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December 1949


Author Affiliations

From the Department of Surgery, Mercy Hospital Teaching Division, University of Pittsburgh School of Medicine.

Arch Surg. 1949;59(6):1304-1318. doi:10.1001/archsurg.1949.01240041318010

IF PANCREATIC cyst were not an uncommon condition, it might be mistaken for carcinoma of the stomach more frequently. During the past twelve years there were 8 cases of pancreatic cyst and 596 cases of carcinoma of the stomach among a total of 160,011 patients admitted to Mercy Hospital, a ratio of 1:75:20,000.

Cysts may be classified into five major groups: (1) developmental—arising on the basis of congenital anomaly; (2) degenerative—the inflammatory-traumatic cyst or pseudocyst, comprising the majority of all pancreatic cysts; (3) obstructive—the small retention or mechanical cyst, the result of obstruction from stone, carcinoma or proliferation of the ductal epithelium; (4) proliferative—composed principally of cystadenoma and cystadenocarcinoma; (5) parasitic—caused by Echinococcus (hydatid).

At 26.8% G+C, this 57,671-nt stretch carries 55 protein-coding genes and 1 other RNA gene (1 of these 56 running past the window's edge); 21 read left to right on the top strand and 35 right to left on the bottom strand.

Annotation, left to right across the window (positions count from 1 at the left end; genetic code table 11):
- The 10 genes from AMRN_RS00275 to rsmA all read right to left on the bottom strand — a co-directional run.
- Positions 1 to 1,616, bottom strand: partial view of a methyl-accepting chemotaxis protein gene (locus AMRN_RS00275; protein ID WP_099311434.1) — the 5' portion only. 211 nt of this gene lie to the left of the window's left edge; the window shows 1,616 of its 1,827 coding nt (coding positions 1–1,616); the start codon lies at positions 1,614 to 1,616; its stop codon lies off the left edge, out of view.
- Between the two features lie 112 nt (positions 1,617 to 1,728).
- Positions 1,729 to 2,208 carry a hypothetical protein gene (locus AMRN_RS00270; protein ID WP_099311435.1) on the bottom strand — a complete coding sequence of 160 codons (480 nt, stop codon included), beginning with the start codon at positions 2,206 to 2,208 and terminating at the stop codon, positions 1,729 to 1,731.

ANATOMY AND PRESENTATION OF CYSTS  The adult pancreas is an elongated, flattened, wedge-shaped structure lying in the transverse-oblique position in the posterior epigastric and hypochondriac regions. Because of the unyielding nature of the vertebral column

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